The Eurozone PMI numbers are sinking:
Eurozone industrial production fell 0.3% in March, the strong rate of growth seen this time last year according to official data, providing further evidence to suggest that the Eurozone is slipping deeper into another recession. The drop in March means production declined 0.5% in the first three months of the year, raising the likelihood of the economy having contracted for a second consecutive quarter. Compared to a year ago, production was down 2.2%, the steepest decline since late-2009 and a far cry from the strong rate of growth seen this time last year. …
Only Germany, Slovenia and Slovakia managed to record higher levels of production than a year ago. Steep rates of decline were seen in many other countries, with output slumping 8.5% and 7.5% on a year ago in beleaguered Greece and Spain respectively, while 5.8% and 5.7% rates of decline were seen in Italy and Portugal. It is not just the so called periphery that is struggling, however, with production falling 3.5% on an annual basis in the Netherlands and 1.2% down on the year in France.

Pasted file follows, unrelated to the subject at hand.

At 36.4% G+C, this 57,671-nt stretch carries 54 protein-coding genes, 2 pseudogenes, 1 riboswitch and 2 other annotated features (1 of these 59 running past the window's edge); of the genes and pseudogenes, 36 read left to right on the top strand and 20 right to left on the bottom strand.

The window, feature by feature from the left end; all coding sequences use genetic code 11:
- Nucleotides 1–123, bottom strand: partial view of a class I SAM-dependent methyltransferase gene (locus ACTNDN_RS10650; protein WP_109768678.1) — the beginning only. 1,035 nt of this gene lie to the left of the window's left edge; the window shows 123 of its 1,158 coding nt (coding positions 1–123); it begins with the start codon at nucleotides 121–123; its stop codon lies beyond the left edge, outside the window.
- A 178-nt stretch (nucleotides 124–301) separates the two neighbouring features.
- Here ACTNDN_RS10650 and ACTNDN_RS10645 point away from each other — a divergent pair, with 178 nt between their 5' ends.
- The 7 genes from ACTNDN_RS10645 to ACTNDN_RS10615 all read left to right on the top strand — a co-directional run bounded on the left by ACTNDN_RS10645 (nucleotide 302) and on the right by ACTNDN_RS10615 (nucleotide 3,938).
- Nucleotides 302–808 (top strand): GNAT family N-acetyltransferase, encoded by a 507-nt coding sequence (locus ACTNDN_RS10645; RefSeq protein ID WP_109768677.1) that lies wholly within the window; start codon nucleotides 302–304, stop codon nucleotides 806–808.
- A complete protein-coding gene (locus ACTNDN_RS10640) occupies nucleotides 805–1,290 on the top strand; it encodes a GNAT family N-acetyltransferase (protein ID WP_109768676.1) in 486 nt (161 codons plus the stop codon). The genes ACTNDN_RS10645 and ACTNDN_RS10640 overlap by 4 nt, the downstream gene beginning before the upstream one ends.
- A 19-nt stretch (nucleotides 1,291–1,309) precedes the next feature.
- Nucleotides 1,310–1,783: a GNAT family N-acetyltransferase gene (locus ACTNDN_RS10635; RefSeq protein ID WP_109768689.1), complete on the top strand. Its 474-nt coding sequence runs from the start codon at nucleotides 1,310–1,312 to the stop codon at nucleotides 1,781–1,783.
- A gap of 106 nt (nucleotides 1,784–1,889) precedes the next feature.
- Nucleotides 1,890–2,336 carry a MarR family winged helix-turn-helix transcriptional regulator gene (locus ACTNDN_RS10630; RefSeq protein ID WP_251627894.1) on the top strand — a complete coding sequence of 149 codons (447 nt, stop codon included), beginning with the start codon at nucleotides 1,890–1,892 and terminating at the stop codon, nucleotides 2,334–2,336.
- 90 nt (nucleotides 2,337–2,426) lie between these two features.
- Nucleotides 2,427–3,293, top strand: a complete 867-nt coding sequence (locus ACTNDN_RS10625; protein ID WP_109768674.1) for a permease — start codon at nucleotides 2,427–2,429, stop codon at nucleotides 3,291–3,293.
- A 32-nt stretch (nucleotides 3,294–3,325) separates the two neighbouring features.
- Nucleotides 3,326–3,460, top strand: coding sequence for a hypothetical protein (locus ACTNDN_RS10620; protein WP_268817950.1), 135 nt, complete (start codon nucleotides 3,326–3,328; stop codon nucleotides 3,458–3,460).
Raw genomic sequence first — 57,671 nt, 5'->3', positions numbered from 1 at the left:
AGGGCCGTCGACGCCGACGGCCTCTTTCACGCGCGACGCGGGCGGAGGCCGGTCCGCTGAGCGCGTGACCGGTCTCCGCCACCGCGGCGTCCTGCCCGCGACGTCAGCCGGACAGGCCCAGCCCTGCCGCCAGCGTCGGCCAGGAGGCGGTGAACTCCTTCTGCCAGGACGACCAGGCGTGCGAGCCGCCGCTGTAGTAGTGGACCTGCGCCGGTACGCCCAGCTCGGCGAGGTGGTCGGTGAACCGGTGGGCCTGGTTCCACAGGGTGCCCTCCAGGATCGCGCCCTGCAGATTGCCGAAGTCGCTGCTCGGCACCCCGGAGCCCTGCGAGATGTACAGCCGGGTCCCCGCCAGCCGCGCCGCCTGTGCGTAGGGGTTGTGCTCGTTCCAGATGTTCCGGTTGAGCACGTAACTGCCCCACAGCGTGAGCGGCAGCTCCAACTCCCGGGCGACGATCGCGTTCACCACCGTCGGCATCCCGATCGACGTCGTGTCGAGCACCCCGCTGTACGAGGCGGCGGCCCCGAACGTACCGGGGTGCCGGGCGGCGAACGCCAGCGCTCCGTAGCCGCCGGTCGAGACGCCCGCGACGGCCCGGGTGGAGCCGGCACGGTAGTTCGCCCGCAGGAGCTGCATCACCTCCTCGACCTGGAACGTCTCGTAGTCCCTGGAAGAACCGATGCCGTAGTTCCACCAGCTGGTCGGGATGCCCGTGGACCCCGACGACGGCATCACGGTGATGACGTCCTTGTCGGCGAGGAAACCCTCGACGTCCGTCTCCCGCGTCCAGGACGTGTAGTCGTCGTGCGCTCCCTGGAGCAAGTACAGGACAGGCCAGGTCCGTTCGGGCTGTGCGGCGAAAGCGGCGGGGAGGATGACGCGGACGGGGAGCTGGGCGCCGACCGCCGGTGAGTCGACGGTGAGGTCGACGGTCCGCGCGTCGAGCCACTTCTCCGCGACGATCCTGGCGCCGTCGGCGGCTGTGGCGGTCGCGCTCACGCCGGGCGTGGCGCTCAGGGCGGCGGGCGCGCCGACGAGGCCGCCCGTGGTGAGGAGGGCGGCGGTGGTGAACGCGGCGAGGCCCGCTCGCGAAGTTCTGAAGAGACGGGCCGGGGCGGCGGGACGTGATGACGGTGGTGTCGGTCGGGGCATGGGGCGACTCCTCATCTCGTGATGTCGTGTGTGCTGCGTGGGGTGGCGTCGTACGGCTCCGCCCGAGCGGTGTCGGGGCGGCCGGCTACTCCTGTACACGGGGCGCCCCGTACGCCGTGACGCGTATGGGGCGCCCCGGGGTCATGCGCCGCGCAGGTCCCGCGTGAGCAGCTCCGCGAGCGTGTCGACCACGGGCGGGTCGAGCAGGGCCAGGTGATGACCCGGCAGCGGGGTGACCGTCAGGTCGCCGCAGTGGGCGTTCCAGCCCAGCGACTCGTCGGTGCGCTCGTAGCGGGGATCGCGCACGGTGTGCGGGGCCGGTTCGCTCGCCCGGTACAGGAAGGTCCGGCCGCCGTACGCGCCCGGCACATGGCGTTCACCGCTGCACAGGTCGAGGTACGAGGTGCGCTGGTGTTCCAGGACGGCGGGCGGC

For a chart of all EU countries PMI, go here.
Germany (strong savings, lower stimulus, high investment in production) remained the only major country with positive growth. The others showing positive results had undertaken reforms and austerity to aid recovery (Lithuania, Latvia, Slovenia, Slovakia, and Poland).
A sinking Europe bodes not well for the U.S.